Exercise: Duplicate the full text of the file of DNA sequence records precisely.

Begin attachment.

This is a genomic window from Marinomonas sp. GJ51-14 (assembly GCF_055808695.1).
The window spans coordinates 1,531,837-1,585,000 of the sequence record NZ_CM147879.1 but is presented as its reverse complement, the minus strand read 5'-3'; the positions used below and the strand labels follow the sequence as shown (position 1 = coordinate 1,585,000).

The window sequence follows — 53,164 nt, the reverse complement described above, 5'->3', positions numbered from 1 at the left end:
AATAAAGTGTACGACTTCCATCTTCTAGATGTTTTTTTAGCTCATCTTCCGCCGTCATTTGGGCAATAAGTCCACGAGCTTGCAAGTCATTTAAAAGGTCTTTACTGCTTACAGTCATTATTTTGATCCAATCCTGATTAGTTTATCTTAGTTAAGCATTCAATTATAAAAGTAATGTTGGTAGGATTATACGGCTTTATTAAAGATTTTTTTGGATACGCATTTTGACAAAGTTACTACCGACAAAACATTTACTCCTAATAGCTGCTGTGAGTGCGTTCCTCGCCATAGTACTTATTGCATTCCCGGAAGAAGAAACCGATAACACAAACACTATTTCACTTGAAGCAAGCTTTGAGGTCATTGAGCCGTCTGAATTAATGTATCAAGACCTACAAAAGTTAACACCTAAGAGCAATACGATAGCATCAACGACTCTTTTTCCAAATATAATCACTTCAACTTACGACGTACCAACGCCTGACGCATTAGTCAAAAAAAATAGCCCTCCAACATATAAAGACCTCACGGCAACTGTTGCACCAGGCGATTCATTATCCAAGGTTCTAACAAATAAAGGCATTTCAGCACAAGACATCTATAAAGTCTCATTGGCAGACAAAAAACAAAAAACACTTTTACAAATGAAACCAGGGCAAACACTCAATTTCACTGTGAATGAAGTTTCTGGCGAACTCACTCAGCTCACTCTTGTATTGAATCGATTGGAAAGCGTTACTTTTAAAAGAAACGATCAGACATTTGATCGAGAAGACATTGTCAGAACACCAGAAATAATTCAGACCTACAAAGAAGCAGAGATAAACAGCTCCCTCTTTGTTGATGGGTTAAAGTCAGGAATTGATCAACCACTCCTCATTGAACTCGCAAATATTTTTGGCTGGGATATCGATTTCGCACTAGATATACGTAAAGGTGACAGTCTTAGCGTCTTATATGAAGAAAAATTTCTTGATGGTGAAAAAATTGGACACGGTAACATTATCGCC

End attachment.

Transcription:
This is a genomic window from Marinomonas sp. GJ51-14 (assembly GCF_055808695.1).
The window spans coordinates 1,531,837-1,585,000 of the sequence record NZ_CM147879.1 but is presented as its reverse complement, the minus strand read 5'-3'; the positions used below and the strand labels follow the sequence as shown (position 1 = coordinate 1,585,000).

The window sequence follows — 53,164 nt, the reverse complement described above, 5'->3', positions numbered from 1 at the left end:
AATAAAGTGTACGACTTCCATCTTCTAGATGTTTTTTTAGCTCATCTTCCGCCGTCATTTGGGCAATAAGTCCACGAGCTTGCAAGTCATTTAAAAGGTCTTTACTGCTTACAGTCATTATTTTGATCCAATCCTGATTAGTTTATCTTAGTTAAGCATTCAATTATAAAAGTAATGTTGGTAGGATTATACGGCTTTATTAAAGATTTTTTTGGATACGCATTTTGACAAAGTTACTACCGACAAAACATTTACTCCTAATAGCTGCTGTGAGTGCGTTCCTCGCCATAGTACTTATTGCATTCCCGGAAGAAGAAACCGATAACACAAACACTATTTCACTTGAAGCAAGCTTTGAGGTCATTGAGCCGTCTGAATTAATGTATCAAGACCTACAAAAGTTAACACCTAAGAGCAATACGATAGCATCAACGACTCTTTTTCCAAATATAATCACTTCAACTTACGACGTACCAACGCCTGACGCATTAGTCAAAAAAAATAGCCCTCCAACATATAAAGACCTCACGGCAACTGTTGCACCAGGCGATTCATTATCCAAGGTTCTAACAAATAAAGGCATTTCAGCACAAGACATCTATAAAGTCTCATTGGCAGACAAAAAACAAAAAACACTTTTACAAATGAAACCAGGGCAAACACTCAATTTCACTGTGAATGAAGTTTCTGGCGAACTCACTCAGCTCACTCTTGTATTGAATCGATTGGAAAGCGTTACTTTTAAAAGAAACGATCAGACATTTGATCGAGAAGACATTGTCAGAACACCAGAAATAATTCAGACCTACAAAGAAGCAGAGATAAACAGCTCCCTCTTTGTTGATGGGTTAAAGTCAGGAATTGATCAACCACTCCTCATTGAACTCGCAAATATTTTTGGCTGGGATATCGATTTCGCACTAGATATACGTAAAGGTGACAGTCTTAGCGTCTTATATGAAGAAAAATTTCTTGATGGTGAAAAAATTGGACACGGTAACATTATCGCC